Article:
There was a meeting of members of the community of practice on 11 June. We focused on induction for the 2019/20 academic year in the main, but some other points were raised too, especially in how we can work together to publish undergraduate research projects. Here were the key issues raised and how we plan to tackle them.
Want to encourage the students to find their own reading from the get-go, to reflect their own interests and perspectives.
This is linked to a course where many of the students already have jobs linked to the degree, and so come with a lot of professional knowledge, but then don’t seem to bring this perspective into their assignments. Linked to this were also issues of resource availability, where even though ebooks are provided for essential reading, there were complaints about availability of texts on the reading list. The academic explained that the reading list had some set readings, all available electronically, but that it may be linked to the additional, recommended reading, with the students feeling (even though this isn’t the case) that they have to stick to the resources on the reading list.
Suggested way forward
The academic liaison librarian is going to work with the module tutor on a workshop in which the students will help create the reading list, close to the start of their course. There will still be set readings to give an introduction to topics, but the rest will be compiled by the students. In this they will be able to bring their professional knowledge into play, learn about the resources that are now available to them as a university student, and connect these up with the learning outcomes of the module. This links well with critical information literacy in giving the student agency as a researcher, and not privileging any specific types of information. We can use the list created as a starting point for critiquing from the perspective of the representation of marginalised voices, and build upon it as the programme progresses.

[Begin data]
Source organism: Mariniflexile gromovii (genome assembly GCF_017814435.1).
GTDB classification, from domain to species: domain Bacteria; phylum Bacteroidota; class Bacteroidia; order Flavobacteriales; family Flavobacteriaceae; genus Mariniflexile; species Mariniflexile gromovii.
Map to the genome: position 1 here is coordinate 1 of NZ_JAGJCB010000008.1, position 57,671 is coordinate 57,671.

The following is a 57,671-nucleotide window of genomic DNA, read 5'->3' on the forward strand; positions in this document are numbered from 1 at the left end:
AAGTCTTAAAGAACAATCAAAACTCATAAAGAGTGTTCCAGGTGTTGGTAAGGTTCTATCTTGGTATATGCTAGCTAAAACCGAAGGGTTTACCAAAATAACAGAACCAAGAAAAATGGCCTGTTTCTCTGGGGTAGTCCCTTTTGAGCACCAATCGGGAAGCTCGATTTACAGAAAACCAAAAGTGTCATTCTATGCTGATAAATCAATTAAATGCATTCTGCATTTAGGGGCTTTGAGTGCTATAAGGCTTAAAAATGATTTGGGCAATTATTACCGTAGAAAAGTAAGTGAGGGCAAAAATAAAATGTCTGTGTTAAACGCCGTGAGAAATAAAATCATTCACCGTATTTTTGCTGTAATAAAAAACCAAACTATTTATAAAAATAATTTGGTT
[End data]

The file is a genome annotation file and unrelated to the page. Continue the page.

How can we publish and promote student research projects that plug information gaps, or have the potential to influence policy, or are valuable additions to the evidence base in other ways?
An academic colleague raised the issue that, each year, a number of research projects done by students in their final year, are of such quality and value that they deserve publishing. However, there were also concerns that the traditional journal publishing process may not be the most suitable for this. This is because the research is of worth to those working in professions beyond academia and therefore paywalls could restrict access to the people who would find the information most valuable.
Suggested way forward
The academic is firstly going to discuss this further with the current cohort of students, to ensure their opinions are taken into account in this decision making. However, a preferred solution for this academic is to host a website/blog for the course, with the research available to view without a paywall. This can grow as an archive each year, and can be indexed according to specialism. This gives future students the chance to see what has gone before, allows anyone to view the research, and provides a platform for those whose work is included to promote what they have found. In this, professional voices which have not had the chance to add to the evidence base, will now have an outlet. This is very much an early idea, and will be investigated further over the next few weeks.
Thanks Ian. I should have put in the post that the students, as they create the reading list, will be exploring the library resources as part of the process. So they will be adding things from the library catalogue and other library search tools, as well as other sources. We can then get a discussion going about evidence, where it comes from, and what that means in terms of its use in an academic context. Hopefully we’ll have a full lesson plan and reflection available once we have designed and run the workshop.